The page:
Bott and Co has proven the airline’s position to be incorrect hundreds of times but unfortunately – due to the lack of any binding case law on crew sickness claims – airlines are still telling passengers they aren’t entitled to compensation.
Is Crew Sickness an Extraordinary Circumstance? No, it is not.
Is Crew Sickness an Extraordinary Circumstance?
No, it is not. The defence of ‘extraordinary circumstances’ is only applicable when a flight delay is caused by something that:
a. Stems from an event which is NOT ‘inherent’ to the activity of the airline and;
b. Could not be avoided even if all reasonable measures had been taken
By saying that crew sickness is an extraordinary circumstance, airlines are essentially arguing that a member of staff falling ill is not part and parcel of running an airline. This argument does not stand up to scrutiny; it is inevitable that employees will fall ill at some point. Unexpected staff illness is inherent in any business that employs human beings for that very reason.
Many industries put measures in place to avoid disruption when employees call in sick. For example, schools have substitute teachers on-hand throughout the year to make sure classes can continue when permanent teachers are unable to work.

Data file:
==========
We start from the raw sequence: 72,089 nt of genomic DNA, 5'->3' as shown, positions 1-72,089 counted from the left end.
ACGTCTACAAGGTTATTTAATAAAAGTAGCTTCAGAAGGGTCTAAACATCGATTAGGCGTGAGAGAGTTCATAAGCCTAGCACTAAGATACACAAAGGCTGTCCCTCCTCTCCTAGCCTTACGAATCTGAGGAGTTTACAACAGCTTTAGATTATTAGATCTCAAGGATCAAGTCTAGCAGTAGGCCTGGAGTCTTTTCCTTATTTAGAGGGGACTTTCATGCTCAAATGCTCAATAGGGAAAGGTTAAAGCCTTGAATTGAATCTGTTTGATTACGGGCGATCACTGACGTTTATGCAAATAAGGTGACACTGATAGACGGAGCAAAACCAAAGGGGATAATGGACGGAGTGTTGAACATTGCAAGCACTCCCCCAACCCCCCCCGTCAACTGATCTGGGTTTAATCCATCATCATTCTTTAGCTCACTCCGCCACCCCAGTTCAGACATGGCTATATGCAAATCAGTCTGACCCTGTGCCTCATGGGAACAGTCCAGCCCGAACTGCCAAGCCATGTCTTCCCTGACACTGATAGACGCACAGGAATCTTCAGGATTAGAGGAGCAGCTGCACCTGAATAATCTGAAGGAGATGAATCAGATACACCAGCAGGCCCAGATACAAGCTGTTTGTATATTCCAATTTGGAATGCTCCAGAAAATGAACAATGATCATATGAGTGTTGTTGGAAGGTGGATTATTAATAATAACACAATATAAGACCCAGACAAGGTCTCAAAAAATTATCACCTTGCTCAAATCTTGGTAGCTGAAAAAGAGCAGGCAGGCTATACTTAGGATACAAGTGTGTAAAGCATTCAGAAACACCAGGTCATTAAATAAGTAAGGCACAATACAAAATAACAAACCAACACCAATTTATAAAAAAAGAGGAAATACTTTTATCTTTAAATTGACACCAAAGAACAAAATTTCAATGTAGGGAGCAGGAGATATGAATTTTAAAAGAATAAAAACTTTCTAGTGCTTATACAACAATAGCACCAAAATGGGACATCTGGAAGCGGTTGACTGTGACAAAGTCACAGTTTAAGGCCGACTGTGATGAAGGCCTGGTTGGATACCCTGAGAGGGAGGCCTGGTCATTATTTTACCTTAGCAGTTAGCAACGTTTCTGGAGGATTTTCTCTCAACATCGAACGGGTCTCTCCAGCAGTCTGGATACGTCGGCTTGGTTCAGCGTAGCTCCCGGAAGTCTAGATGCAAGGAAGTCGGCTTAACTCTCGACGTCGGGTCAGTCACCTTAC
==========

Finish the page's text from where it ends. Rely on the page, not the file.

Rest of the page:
The school would not shut down if a member of staff called in sick, but airlines are effectively arguing that it is acceptable for them to do the equivalent.
If an industry requires specially trained staff to be present, it stands to reason that they should have measures in place to ensure that replacement staff members are available when something goes wrong.
Can I claim flight delay compensation for all delays caused by crew illness?
There is one exception where crew sickness could be considered extraordinary: if your plane is diverted due to a cabin crew member falling ill mid-flight. What would not be extraordinary however, would be any subsequent flights that are delayed because of the diversion.
“The airline told me it had taken ‘all reasonable measures’ to avoid my flight delay”
For safety reasons, airlines require their staff to be in perfect health when working on-board an aircraft – the legal explanation of this is that it is a ‘higher barrier’ of fitness. That means there’s even more chance that a cabin crew member will be unable to work due to mild illness than someone who works in an office for example.
British Airways has relief staff stationed at London City, London Gatwick and London Heathrow, indicating that they are very much aware of the possibility that their staff may fall ill and that this is inherent in the running of the airline.